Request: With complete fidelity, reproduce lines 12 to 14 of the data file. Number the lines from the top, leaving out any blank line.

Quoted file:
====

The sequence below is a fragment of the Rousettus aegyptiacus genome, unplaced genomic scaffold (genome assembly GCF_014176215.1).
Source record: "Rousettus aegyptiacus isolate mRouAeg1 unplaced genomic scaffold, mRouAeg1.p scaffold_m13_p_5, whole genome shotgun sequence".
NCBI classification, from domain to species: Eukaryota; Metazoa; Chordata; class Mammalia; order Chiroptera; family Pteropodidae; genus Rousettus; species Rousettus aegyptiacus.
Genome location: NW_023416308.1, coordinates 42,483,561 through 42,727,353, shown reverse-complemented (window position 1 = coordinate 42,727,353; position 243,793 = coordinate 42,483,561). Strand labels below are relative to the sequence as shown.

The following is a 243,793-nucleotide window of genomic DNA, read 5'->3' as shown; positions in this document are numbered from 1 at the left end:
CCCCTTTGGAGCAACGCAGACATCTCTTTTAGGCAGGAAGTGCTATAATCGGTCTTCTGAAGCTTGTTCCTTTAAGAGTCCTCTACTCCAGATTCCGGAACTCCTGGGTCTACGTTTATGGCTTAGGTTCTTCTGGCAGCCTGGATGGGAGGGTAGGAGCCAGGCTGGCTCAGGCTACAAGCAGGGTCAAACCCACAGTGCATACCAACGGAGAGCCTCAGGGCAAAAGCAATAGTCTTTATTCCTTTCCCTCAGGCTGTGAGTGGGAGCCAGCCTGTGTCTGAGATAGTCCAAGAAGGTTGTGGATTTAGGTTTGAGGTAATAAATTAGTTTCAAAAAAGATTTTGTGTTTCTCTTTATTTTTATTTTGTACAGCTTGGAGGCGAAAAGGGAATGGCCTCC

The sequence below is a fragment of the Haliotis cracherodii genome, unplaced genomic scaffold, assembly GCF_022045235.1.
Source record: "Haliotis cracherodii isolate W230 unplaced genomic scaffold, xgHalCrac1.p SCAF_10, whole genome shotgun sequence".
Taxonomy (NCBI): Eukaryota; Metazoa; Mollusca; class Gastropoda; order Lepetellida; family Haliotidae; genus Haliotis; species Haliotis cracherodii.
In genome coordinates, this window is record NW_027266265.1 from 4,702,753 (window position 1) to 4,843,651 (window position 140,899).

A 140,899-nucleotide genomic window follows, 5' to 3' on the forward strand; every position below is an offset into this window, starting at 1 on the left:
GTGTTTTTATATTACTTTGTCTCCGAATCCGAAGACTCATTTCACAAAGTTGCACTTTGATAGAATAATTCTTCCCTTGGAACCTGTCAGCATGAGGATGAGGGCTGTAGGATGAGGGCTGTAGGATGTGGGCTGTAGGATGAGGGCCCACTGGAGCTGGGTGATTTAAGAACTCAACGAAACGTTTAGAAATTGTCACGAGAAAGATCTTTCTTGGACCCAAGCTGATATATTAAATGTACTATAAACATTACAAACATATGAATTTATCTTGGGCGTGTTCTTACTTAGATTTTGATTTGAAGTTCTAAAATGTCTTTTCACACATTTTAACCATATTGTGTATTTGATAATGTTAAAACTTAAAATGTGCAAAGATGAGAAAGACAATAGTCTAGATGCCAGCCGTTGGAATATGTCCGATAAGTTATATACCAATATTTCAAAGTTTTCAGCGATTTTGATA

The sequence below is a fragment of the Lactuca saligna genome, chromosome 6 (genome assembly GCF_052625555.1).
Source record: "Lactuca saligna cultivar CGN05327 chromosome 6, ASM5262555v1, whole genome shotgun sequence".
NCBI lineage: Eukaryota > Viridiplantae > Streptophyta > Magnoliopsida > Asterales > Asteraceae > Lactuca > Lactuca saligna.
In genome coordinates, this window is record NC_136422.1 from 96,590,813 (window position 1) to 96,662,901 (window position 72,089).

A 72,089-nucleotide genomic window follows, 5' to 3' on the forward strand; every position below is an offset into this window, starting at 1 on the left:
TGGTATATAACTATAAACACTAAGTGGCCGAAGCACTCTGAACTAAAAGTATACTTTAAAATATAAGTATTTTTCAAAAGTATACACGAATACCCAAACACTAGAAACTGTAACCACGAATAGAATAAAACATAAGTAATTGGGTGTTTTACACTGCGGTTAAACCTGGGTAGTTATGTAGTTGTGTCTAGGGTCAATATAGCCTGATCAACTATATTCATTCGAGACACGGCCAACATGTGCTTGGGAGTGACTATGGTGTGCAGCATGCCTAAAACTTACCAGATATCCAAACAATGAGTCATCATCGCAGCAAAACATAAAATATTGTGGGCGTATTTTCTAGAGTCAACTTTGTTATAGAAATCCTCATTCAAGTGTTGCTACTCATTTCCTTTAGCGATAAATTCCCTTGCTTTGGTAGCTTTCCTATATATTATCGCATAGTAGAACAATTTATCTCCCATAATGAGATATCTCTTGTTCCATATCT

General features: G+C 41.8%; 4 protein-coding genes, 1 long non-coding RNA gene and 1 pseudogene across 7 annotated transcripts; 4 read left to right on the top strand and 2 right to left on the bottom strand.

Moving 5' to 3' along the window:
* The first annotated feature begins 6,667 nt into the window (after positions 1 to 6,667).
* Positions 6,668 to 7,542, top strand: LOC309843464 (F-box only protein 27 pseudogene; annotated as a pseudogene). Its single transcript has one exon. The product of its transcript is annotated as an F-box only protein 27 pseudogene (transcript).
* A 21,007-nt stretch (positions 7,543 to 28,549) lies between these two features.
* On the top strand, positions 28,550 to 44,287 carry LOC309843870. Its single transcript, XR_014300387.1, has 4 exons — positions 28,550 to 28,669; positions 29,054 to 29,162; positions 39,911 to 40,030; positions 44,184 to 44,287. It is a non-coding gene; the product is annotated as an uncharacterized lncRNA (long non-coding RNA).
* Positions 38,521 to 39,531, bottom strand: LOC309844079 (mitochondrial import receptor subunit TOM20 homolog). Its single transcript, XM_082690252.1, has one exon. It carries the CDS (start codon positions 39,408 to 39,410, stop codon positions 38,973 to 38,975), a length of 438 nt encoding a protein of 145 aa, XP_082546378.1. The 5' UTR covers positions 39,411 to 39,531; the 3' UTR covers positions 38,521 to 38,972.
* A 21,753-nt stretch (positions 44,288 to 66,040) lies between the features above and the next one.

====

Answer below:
GTGTTTTTATATTACTTTGTCTCCGAATCCGAAGACTCATTTCACAAAGTTGCACTTTGATAGAATAATTCTTCCCTTGGAACCTGTCAGCATGAGGATGAGGGCTGTAGGATGAGGGCTGTAGGATGTGGGCTGTAGGATGAGGGCCCACTGGAGCTGGGTGATTTAAGAACTCAACGAAACGTTTAGAAATTGTCACGAGAAAGATCTTTCTTGGACCCAAGCTGATATATTAAATGTACTATAAACATTACAAACATATGAATTTATCTTGGGCGTGTTCTTACTTAGATTTTGATTTGAAGTTCTAAAATGTCTTTTCACACATTTTAACCATATTGTGTATTTGATAATGTTAAAACTTAAAATGTGCAAAGATGAGAAAGACAATAGTCTAGATGCCAGCCGTTGGAATATGTCCGATAAGTTATATACCAATATTTCAAAGTTTTCAGCGATTTTGATA

The sequence below is a fragment of the Lactuca saligna genome, chromosome 6 (genome assembly GCF_052625555.1).
Source record: "Lactuca saligna cultivar CGN05327 chromosome 6, ASM5262555v1, whole genome shotgun sequence".